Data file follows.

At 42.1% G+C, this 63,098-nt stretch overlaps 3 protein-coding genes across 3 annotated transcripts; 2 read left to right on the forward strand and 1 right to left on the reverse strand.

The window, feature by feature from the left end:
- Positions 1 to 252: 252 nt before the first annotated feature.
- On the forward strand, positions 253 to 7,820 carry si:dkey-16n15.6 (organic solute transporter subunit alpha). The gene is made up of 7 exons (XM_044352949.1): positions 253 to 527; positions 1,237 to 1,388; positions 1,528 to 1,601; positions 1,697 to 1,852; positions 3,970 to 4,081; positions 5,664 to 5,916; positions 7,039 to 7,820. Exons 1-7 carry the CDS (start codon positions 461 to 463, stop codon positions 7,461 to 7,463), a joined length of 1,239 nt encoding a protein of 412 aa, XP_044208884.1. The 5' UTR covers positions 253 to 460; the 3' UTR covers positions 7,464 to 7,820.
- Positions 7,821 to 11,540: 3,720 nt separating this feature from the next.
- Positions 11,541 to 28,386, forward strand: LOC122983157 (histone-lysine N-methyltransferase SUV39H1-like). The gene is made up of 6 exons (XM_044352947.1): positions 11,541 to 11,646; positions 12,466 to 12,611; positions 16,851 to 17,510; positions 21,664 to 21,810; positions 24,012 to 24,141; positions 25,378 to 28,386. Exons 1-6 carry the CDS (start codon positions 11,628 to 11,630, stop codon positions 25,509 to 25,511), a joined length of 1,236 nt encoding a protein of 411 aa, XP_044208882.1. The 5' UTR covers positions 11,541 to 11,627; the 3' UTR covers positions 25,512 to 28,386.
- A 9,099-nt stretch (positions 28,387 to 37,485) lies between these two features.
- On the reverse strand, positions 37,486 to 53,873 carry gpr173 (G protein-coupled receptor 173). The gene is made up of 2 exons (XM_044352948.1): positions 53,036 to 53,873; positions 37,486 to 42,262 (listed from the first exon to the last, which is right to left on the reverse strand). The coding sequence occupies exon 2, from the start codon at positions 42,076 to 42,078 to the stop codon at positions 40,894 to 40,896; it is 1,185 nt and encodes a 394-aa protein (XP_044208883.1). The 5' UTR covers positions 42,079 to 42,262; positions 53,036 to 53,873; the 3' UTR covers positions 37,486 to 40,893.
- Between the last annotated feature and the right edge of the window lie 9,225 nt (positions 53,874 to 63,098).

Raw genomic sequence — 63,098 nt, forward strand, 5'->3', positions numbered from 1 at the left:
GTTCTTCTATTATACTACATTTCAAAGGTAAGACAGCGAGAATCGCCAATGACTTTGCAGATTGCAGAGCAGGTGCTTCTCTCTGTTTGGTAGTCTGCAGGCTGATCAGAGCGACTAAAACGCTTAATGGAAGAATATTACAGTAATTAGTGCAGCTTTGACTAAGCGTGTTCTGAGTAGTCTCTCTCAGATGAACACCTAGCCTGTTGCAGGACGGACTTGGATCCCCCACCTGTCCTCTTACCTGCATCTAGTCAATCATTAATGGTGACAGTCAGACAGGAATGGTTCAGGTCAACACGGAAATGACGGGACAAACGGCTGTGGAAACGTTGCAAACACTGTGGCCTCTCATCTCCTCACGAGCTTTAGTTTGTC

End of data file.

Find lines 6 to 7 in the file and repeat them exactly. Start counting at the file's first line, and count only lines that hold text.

- Positions 11,541 to 28,386, forward strand: LOC122983157 (histone-lysine N-methyltransferase SUV39H1-like). The gene is made up of 6 exons (XM_044352947.1): positions 11,541 to 11,646; positions 12,466 to 12,611; positions 16,851 to 17,510; positions 21,664 to 21,810; positions 24,012 to 24,141; positions 25,378 to 28,386. Exons 1-6 carry the CDS (start codon positions 11,628 to 11,630, stop codon positions 25,509 to 25,511), a joined length of 1,236 nt encoding a protein of 411 aa, XP_044208882.1. The 5' UTR covers positions 11,541 to 11,627; the 3' UTR covers positions 25,512 to 28,386.
- A 9,099-nt stretch (positions 28,387 to 37,485) lies between these two features.